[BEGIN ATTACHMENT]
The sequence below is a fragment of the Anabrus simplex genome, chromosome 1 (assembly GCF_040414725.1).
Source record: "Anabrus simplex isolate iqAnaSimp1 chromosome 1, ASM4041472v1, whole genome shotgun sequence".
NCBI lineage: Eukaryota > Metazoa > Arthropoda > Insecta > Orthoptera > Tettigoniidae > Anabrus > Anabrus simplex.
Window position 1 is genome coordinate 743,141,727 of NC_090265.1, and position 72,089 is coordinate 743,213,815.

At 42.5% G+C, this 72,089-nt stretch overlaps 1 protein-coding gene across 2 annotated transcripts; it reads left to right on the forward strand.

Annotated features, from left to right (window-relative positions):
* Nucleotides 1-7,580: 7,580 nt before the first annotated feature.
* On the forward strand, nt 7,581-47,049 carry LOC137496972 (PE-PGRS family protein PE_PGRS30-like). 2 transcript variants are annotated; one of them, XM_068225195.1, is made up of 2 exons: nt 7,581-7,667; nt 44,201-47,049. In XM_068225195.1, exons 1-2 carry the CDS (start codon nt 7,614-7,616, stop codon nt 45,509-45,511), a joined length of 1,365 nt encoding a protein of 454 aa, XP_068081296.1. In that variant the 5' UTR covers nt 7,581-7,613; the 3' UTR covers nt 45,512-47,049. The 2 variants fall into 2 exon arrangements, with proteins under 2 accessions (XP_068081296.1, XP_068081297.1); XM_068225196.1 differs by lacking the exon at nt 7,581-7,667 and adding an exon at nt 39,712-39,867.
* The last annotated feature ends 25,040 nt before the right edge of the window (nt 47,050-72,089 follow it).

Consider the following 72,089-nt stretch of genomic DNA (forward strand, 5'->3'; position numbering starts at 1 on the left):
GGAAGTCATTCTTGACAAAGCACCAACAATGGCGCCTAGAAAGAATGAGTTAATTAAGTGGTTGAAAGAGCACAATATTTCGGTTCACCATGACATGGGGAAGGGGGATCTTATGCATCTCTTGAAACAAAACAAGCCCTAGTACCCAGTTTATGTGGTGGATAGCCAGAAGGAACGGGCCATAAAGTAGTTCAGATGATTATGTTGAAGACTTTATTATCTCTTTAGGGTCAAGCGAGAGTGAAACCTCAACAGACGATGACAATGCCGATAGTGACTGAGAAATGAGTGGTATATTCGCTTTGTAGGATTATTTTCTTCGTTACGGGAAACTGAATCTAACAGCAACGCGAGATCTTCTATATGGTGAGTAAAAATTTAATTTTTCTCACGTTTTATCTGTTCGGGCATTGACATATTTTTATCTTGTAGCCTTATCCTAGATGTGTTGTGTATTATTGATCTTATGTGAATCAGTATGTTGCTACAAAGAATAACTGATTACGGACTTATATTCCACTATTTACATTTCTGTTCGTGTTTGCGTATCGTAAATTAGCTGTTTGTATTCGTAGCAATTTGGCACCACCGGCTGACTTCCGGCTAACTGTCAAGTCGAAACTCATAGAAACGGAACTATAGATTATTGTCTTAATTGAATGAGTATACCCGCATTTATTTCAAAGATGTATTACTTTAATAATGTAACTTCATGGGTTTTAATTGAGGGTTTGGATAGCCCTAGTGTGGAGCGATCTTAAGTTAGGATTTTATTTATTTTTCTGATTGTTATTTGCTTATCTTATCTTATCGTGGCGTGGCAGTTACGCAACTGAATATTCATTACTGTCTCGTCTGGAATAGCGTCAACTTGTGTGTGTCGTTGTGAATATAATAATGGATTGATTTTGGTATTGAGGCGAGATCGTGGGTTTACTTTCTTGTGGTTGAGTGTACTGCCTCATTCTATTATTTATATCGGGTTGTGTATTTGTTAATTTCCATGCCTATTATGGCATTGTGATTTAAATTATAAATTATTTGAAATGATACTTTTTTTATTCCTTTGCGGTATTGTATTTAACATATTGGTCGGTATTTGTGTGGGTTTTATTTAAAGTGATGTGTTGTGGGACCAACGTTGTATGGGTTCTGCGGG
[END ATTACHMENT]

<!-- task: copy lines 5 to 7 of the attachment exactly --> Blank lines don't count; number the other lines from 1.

At 42.5% G+C, this 72,089-nt stretch overlaps 1 protein-coding gene across 2 annotated transcripts; it reads left to right on the forward strand.

Annotated features, from left to right (window-relative positions):
* Nucleotides 1-7,580: 7,580 nt before the first annotated feature.